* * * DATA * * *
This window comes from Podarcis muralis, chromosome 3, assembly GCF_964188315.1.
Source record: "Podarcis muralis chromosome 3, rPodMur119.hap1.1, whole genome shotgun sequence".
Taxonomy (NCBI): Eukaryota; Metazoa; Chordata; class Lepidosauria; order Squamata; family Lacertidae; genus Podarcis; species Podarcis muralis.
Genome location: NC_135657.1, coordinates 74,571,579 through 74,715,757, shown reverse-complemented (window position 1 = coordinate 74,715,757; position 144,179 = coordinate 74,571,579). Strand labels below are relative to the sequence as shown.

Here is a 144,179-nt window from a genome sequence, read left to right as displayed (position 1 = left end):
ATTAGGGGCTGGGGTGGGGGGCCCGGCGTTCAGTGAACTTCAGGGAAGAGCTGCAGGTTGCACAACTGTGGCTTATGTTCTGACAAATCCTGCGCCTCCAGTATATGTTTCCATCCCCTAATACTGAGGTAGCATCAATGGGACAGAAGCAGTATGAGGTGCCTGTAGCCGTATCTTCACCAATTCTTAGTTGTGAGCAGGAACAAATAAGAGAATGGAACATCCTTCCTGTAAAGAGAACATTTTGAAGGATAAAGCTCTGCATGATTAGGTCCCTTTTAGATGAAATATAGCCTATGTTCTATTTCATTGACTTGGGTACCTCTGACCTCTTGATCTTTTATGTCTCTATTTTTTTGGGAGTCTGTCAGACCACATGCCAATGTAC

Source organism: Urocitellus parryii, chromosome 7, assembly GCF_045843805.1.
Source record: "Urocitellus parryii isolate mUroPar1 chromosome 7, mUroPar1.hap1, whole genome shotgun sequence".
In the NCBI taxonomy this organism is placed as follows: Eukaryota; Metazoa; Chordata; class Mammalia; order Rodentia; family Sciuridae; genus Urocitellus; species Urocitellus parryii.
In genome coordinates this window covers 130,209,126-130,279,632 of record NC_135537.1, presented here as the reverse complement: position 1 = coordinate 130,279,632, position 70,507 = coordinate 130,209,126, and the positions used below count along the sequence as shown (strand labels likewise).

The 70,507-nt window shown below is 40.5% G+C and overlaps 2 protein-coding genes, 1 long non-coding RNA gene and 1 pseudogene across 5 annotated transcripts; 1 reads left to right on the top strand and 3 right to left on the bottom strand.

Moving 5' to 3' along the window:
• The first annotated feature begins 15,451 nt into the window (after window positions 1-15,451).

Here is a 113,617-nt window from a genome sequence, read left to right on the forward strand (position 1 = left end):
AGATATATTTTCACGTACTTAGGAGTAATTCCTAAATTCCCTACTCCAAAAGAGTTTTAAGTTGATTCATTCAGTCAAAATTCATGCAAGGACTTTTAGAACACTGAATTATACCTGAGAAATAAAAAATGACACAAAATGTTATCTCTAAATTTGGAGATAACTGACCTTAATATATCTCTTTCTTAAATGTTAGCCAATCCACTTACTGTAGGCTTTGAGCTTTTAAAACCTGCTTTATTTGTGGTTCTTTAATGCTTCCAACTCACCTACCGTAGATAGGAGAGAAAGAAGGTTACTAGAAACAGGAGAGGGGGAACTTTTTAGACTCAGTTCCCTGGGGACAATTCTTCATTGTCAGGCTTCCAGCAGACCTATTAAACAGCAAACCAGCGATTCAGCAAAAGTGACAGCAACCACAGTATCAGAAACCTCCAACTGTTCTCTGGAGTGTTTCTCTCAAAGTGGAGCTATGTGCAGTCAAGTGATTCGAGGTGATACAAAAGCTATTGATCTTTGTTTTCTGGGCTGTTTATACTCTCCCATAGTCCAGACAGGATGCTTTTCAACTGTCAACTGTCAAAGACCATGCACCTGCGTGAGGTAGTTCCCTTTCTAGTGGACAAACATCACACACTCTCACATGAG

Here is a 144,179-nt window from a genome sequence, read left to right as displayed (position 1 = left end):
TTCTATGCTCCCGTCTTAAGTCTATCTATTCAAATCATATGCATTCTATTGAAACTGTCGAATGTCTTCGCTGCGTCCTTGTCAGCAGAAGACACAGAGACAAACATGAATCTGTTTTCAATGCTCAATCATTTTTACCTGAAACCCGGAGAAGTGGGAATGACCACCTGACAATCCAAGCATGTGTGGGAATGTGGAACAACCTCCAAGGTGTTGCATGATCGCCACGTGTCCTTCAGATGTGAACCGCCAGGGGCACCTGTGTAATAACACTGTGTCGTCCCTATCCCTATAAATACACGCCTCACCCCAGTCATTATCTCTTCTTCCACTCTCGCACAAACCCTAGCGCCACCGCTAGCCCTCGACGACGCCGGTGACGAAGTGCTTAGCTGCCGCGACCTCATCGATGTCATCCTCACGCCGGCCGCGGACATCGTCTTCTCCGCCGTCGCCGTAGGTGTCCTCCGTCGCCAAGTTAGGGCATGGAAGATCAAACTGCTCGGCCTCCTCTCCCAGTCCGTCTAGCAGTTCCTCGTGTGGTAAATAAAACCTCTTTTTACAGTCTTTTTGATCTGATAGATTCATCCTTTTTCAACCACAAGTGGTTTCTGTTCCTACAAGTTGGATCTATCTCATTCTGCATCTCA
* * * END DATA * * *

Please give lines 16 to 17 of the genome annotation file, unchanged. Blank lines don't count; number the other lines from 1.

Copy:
Here is a 144,179-nt window from a genome sequence, read left to right as displayed (position 1 = left end):
TTCTATGCTCCCGTCTTAAGTCTATCTATTCAAATCATATGCATTCTATTGAAACTGTCGAATGTCTTCGCTGCGTCCTTGTCAGCAGAAGACACAGAGACAAACATGAATCTGTTTTCAATGCTCAATCATTTTTACCTGAAACCCGGAGAAGTGGGAATGACCACCTGACAATCCAAGCATGTGTGGGAATGTGGAACAACCTCCAAGGTGTTGCATGATCGCCACGTGTCCTTCAGATGTGAACCGCCAGGGGCACCTGTGTAATAACACTGTGTCGTCCCTATCCCTATAAATACACGCCTCACCCCAGTCATTATCTCTTCTTCCACTCTCGCACAAACCCTAGCGCCACCGCTAGCCCTCGACGACGCCGGTGACGAAGTGCTTAGCTGCCGCGACCTCATCGATGTCATCCTCACGCCGGCCGCGGACATCGTCTTCTCCGCCGTCGCCGTAGGTGTCCTCCGTCGCCAAGTTAGGGCATGGAAGATCAAACTGCTCGGCCTCCTCTCCCAGTCCGTCTAGCAGTTCCTCGTGTGGTAAATAAAACCTCTTTTTACAGTCTTTTTGATCTGATAGATTCATCCTTTTTCAACCACAAGTGGTTTCTGTTCCTACAAGTTGGATCTATCTCATTCTGCATCTCA